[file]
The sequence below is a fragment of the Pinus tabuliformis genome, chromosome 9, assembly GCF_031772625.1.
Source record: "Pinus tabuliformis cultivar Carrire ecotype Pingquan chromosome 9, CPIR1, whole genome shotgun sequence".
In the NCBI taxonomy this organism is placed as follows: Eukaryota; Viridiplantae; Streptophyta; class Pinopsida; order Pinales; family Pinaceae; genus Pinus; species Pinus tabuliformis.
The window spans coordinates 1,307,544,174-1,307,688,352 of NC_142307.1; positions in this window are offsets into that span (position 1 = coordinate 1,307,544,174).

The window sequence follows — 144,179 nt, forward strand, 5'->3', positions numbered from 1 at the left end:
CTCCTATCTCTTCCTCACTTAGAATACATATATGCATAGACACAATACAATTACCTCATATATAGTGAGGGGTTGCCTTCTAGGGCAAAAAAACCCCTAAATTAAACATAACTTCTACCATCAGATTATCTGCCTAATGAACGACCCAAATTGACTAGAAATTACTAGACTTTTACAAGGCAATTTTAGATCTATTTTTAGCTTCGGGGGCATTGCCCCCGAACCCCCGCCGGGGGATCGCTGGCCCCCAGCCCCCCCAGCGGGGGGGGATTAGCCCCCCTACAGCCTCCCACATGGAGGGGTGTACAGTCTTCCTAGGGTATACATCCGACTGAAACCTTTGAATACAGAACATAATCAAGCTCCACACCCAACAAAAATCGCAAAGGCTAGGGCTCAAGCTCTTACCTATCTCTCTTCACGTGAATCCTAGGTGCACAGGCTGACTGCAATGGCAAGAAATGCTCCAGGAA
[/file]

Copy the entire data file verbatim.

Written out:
The sequence below is a fragment of the Pinus tabuliformis genome, chromosome 9, assembly GCF_031772625.1.
Source record: "Pinus tabuliformis cultivar Carrire ecotype Pingquan chromosome 9, CPIR1, whole genome shotgun sequence".
In the NCBI taxonomy this organism is placed as follows: Eukaryota; Viridiplantae; Streptophyta; class Pinopsida; order Pinales; family Pinaceae; genus Pinus; species Pinus tabuliformis.
The window spans coordinates 1,307,544,174-1,307,688,352 of NC_142307.1; positions in this window are offsets into that span (position 1 = coordinate 1,307,544,174).

The window sequence follows — 144,179 nt, forward strand, 5'->3', positions numbered from 1 at the left end:
CTCCTATCTCTTCCTCACTTAGAATACATATATGCATAGACACAATACAATTACCTCATATATAGTGAGGGGTTGCCTTCTAGGGCAAAAAAACCCCTAAATTAAACATAACTTCTACCATCAGATTATCTGCCTAATGAACGACCCAAATTGACTAGAAATTACTAGACTTTTACAAGGCAATTTTAGATCTATTTTTAGCTTCGGGGGCATTGCCCCCGAACCCCCGCCGGGGGATCGCTGGCCCCCAGCCCCCCCAGCGGGGGGGGATTAGCCCCCCTACAGCCTCCCACATGGAGGGGTGTACAGTCTTCCTAGGGTATACATCCGACTGAAACCTTTGAATACAGAACATAATCAAGCTCCACACCCAACAAAAATCGCAAAGGCTAGGGCTCAAGCTCTTACCTATCTCTCTTCACGTGAATCCTAGGTGCACAGGCTGACTGCAATGGCAAGAAATGCTCCAGGAA